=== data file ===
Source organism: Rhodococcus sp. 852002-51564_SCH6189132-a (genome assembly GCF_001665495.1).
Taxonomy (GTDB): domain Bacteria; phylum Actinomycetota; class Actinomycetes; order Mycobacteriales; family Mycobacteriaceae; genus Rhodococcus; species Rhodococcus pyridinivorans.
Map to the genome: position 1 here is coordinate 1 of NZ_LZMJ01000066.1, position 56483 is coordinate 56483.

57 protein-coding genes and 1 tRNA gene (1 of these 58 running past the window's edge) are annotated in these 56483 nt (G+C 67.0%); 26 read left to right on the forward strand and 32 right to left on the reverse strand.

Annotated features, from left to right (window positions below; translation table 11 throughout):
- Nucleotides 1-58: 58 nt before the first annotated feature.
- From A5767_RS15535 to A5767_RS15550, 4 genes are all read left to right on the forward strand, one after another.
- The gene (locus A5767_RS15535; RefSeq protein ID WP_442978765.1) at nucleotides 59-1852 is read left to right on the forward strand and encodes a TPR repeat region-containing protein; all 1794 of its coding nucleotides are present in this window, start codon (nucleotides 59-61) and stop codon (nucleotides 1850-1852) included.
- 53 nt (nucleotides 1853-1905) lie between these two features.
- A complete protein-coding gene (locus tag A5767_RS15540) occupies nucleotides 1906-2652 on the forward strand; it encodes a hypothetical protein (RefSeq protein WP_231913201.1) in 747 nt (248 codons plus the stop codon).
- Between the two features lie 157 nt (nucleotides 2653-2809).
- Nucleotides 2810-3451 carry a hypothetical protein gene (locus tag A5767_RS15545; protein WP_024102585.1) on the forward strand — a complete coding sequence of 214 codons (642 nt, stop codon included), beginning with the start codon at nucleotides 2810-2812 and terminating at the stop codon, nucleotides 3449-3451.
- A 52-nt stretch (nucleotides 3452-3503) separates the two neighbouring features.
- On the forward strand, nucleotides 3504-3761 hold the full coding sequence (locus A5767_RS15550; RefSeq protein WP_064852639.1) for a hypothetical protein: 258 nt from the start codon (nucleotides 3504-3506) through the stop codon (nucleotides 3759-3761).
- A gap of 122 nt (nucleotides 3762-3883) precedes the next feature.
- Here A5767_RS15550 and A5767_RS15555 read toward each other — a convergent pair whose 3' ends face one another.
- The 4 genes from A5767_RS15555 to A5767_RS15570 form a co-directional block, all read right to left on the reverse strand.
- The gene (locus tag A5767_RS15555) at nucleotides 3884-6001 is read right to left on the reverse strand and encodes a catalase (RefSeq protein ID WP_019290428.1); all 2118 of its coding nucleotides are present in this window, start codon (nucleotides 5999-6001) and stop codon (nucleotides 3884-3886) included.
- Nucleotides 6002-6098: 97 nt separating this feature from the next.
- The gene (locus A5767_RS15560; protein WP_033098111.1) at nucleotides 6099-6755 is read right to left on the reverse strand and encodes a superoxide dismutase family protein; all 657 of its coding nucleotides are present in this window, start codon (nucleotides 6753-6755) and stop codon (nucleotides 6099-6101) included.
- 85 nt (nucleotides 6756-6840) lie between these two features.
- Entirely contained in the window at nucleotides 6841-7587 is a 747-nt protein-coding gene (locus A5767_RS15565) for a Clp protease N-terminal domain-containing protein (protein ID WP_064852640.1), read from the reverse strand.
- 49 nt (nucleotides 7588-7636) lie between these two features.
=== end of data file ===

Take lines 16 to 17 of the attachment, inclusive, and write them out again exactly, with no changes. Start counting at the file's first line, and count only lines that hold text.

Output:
- Here A5767_RS15550 and A5767_RS15555 read toward each other — a convergent pair whose 3' ends face one another.
- The 4 genes from A5767_RS15555 to A5767_RS15570 form a co-directional block, all read right to left on the reverse strand.